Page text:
NONFICTION (STARRED REVIEW)
This Will Change Everything: Ideas That Will Shape the Future
Edited byJohn Brockman. Harper Perennial, $14.99 paper (416p) ISBN 9780061899676
Part of a series stemming from his online science journal Edge (www.edge.org), including What Have You Changed Your Mind About? and What Is Your Dangerous Idea?, author and editor Brockman presents 136 answers to the question, “What game-changing scientific ideas and developments do you expect to live to see?” Milan architect Stefano Boeri responds with a single sentence: “Discovering that someone from the future has already come to visit us.” Most others take the question more seriously; J. Craig Venter believes his laboratory will use “digitized genetic information” to direct organisms in creating biofuels and recycling carbon dioxide. Like biofuels, several topics are recurrent: both Robert Shapiro and Douglas Rushikoff consider discovering a “Separate Origin for Life,” a terrestrial unicellular organism that doesn’t belong to our tree of life; Leo M. Chalupa and Alison Gopnik both consider the possibility resetting the adult brain’s plasticity—its capacity for learning—to childhood levels. Futurologist Juan Enriquez believes that reengineering body parts and the brain will lead to “human speciation” unseen for hundreds of thousands of years, while controversial atheist Richard Dawkins suggests that reverse-engineering evolution could create a highly illuminating “continuum between every species and every other.” Full of ideas wild (neurocosmetics, “resizing ourselves,” “intuit[ing] in six dimensions”) and more close-to-home (“Basketball and Science Camps,” solar technology”), this volume offers dozens of ingenious ways to think about progress. (Jan.)
Printing – electricity – radio – antibiotics: after them, nothing was the same. Intellectual impresario John Brockman asks a select group of thinkers, “What will change everything?”...
Who Are We?
Third Culture was born as a podcast in August 2009. Our idea was to spread the extraordinary findings, illuminations and epiphanies that we had throughout this decade in our studies of science of the mind.
Our ideas was to spread the extraordinary findings, illuminations and epiphanies that we had throughout this decade in our studies of science of the mind."Coming from the Faculty of Philosophy and Humanities at the University of Chile, we had the experience of being a somewhat rare beasts: interested in science in a humanistic environment. We found, in the concept of Third Culture (developed in CP Snow in the late fifties and sponsored by John Brockman in the nineties), a space where we could move easily and at the same time, share our experience students and our academic colleagues. ...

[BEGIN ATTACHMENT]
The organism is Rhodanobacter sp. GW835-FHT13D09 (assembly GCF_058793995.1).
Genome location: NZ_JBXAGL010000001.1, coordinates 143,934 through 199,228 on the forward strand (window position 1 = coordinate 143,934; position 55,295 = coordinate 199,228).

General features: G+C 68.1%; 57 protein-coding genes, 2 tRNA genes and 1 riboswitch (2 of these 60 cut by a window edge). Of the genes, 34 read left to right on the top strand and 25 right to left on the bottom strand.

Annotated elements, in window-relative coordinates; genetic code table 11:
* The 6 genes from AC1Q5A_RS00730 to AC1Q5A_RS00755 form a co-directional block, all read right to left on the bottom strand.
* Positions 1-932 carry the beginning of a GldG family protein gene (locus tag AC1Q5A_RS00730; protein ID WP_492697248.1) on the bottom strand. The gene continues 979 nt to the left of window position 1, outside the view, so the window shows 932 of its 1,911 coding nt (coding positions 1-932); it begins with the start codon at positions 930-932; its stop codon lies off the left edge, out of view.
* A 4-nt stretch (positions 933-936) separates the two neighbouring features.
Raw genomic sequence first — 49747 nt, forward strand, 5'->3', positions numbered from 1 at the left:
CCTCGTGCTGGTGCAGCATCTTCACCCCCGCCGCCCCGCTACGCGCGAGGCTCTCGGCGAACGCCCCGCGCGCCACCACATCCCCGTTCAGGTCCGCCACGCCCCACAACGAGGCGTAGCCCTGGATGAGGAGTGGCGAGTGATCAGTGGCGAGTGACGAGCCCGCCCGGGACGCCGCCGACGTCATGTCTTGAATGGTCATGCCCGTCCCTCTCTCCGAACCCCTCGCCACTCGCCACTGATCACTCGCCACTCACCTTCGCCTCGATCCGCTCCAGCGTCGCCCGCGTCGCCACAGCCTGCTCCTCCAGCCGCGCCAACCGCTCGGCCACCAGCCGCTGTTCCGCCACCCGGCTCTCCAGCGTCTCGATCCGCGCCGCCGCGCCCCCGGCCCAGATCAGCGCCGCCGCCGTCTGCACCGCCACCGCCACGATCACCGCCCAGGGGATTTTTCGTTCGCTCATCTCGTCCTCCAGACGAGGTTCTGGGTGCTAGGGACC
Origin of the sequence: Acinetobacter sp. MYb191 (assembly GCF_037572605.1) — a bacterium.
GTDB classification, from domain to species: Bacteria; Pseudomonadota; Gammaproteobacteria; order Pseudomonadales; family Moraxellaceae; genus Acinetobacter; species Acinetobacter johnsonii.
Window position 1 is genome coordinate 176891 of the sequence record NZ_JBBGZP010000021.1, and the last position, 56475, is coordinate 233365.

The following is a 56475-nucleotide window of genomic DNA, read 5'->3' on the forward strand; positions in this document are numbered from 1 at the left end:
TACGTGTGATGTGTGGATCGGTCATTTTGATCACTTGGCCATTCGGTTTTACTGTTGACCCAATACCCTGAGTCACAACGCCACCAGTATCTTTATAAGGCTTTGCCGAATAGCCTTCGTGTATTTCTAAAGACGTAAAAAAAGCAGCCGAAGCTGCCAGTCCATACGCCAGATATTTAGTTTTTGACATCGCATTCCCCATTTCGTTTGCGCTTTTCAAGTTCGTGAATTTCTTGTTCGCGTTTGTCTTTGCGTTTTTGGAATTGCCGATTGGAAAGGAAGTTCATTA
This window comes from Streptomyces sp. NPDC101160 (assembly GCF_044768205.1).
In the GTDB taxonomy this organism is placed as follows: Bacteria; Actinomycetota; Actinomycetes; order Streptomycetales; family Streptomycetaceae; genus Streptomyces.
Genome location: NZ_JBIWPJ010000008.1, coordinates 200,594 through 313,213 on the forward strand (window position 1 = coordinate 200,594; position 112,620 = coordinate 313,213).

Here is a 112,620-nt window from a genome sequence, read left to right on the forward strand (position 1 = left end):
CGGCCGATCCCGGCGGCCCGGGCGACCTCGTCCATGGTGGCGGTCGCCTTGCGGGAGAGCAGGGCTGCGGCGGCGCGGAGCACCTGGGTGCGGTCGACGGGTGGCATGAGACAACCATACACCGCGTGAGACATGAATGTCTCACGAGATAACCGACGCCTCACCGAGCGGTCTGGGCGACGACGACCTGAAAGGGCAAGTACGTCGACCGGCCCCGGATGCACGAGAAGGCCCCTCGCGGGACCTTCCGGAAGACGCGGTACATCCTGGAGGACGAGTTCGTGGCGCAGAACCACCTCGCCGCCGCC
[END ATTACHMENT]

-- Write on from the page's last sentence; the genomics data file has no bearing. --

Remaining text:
...We believe we can build a community around the issues of mind, not only among specialists of the six disciplines founding (if we ignore the hexagon of the Sloan Foundation in the seventies): Artificial Intelligence, Neuroscience, Philosophy, Psychology, Linguistics and Anthropology, but also between those who come from the humanities, which, as you said people like Jonah Lehrer or Ian Richardson, have been turning the problem of the mind since time immemorial.
We know that the others can be seen as a kind of "sensationalism" intellectual, or syncretism, even as accommodationist: we believe that this is one of the greatest dangers. We also know that you can see the third culture as "selling the system" in the humanities, dominated by epistemological pessimism, not relying on scientific research. Finally we know that on that same line of reasoning, the third culture can be seen as an unconditional surrender to the dominant ideas of the traditional right, the market, and so on. We put it bluntly, we are people with leftist values, but we are not the guerrilla left ... we are from the Darwinian left (... that is, at bottom, we are only interested in sex ).
The page / blog terceracultura.cl is our third step in the dissemination of the Third Culture in Chile and Chilean in this space will links to programs, more extensive post blogs, discuss recent articles, open the door to debate and establish links with elsewhere. We expect maximum contact.
[ED. NOTE: A new podcast website from Chile on The Third Culture with entries aboutDanlel Gilbert, Steven Pinker, Daniel Dennett, Leda Cosmides, John Tooby, Guns Germs and Steel, Darwin in Chile, among others. — JB]
"The planet's overheating, the icecaps are melting, the population is exploding, there's a bird-flu epidemic waiting to get us and even if we avoid a terrorist Armageddon, there's bound to be an asteroid up there with all our names on it. We are, to quote Private Frazer, doomed.
"Nonsense, say the 150 leading scientists assembled by John Brockman in this uplifting anthology.
"Asked the title's question, the world's best brains examined our prospects - and all of them found reasons to be very cheerful indeed. Once again, the scientific community seems to challenge our instinctive, common-sense assumption. First they told us the Earth isn't flat. Then, that solid objects are made up of empty space. ...
"...This is an enthralling book that delivers two very significant truths: we've never had it so good and things can only get better. Global warming — and asteroids — permitting."
Several months ago, Christopher Hitchens was sent an article about a young soldier, Mark Jennings Daily, who had been killed in Iraq. Daily was improbably all-American — born on the Fourth of July, an honors graduate from U.C.L.A., strikingly handsome. He’d been a Democrat with reservations about the war. But, “somewhere along the way, he changed his mind,” the article said. “Writings by author and commentator Christopher Hitchens on the moral case for war deeply influenced him.”